On Sunday, as part of a strategy to show the rest of Europe how fiscally responsible the third most important nation in the eurozone (and the world’s seventh largest economy) is becoming, Italy sanctioned a T-man blitz over Milan. Members of the little-feared Guardia di Finanza, 580 of them in fact, descended on merchants of that prosperous city, and—amazingly—found that one third of all the places checked out were indeed hiding revenue from the taxman. News of the raid was blasted all over TV; it was the front-page headline of every newspaper. And in all that coverage, as is all too customary in that country, not one cheat was either named or shamed.
Or indeed punished. You can imagine just how terrorized all these tax evaders were: No sales slips get you a 159 euro fine, or a scolding. It depends. Mostly it depends on just how connected you are to those in power. In other words, in Italy tax evasion isn’t simply commonplace. It is universal. It is the great national pastime. Next to Albania, I cannot think of a country more opaque: No one knows how much anyone makes. No one would dream of telling the government.
Here’s the best part, however, as pointed out by Corriere della Sera: Almost nothing is open in “the Milanese desert on a Sunday,” nor elsewhere in Italy—except for a few restaurants. Which raises the question: how anxious is Italy really to hammer tax cheats? And figure it out, the newspaper continues: “If you apply that one third delinquency rate discovered by the horde of taxmen on Sunday” to “the other 22,000 Milanese merchants and the other 6,000 bars and restaurants, the dimensions of tax avoidance in that city grow markedly.”
Well, yes. In fact, the dimensions are something of a worldwide joke. One in four Italians (that’s 15 million in all) reported no taxable income last year, which would of course be tragic for those poor souls, if absolutely true. However, as 3 million of those reporting no taxable income own at least three homes, we may be able to deduce that things aren’t quite as bad as might first appear.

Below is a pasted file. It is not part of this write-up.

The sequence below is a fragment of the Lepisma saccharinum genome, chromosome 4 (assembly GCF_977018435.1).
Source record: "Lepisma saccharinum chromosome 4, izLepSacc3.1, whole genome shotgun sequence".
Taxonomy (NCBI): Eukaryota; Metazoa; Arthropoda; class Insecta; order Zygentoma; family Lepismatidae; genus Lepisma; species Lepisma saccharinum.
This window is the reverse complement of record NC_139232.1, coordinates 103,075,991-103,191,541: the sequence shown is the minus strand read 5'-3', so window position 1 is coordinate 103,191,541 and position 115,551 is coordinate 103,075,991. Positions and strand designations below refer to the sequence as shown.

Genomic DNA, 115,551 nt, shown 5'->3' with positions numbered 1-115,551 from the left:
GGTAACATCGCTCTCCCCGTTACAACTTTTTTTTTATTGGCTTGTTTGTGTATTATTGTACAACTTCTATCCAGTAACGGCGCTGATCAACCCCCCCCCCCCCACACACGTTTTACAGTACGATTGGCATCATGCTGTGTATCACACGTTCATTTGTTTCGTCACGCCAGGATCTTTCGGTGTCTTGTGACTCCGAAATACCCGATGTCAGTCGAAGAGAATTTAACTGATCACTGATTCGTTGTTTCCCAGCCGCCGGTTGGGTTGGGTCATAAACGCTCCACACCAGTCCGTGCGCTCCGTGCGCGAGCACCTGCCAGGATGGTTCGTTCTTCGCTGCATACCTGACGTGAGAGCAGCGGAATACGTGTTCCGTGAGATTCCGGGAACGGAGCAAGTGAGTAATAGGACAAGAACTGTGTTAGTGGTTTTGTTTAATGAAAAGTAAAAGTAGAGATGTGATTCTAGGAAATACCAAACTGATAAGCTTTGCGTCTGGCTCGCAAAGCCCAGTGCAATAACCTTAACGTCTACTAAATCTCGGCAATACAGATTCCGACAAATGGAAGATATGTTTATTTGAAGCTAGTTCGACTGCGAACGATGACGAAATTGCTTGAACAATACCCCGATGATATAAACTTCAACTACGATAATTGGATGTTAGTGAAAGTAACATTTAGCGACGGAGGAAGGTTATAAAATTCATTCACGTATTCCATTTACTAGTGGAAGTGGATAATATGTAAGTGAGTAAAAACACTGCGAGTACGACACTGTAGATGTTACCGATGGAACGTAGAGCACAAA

Also, in another great news/bad news revelation, 188,000 Ferraris and Lamborghinis and more than 42,000 yachts are owned by those with less than $26,000 of reported income. What with Iran’s fresh threats on the oil flow through the Strait of Hormuz and other issues, you can imagine how difficult it is for cash-strapped Ferrari owners to tank up in Milan these days.
Another technique implemented ever since the gray-haired technocrat Mario Monti replaced the famous tax-avoider Silvio Berlusconi as prime minister: using dogs at the Swiss border to sniff out those Italians carrying large sums of cash, a common ruse to hide assets. The technique, according to Italian officials, nets $52,000 a day—in other words, not exactly the price of a Lamborghini.
Italy’s debt these days is around $2.2 trillion, or 120 percent of GDP. Its long-term debt scores an A-minus, now that Fitch Ratings has cut its rating by two notches.
You could argue, and I suppose it’s fair, that tax-loathing in Italy and a fondness for Swiss banks aren’t exactly unknown to, say, the occasional American candidate for high office (or the occasional French one, for that matter). But there is an important difference. The US is not part of a transnational political union. It does not share its currency with a lot of other nations.
Italy wants respect and it wants loans at low interest rates and it wants a balanced budget and it wants prosperity. But everywhere you look in Rome these days there are startling sights, spectacles that used to be two decades ago almost nonexistent: beggars, homeless people, dozens of them on each city block, blocking the exits to grocery stores in search of stale produce, pleading loudly for spare euros in front of cafes.
It’s not hard to figure out what has caused this brutal change.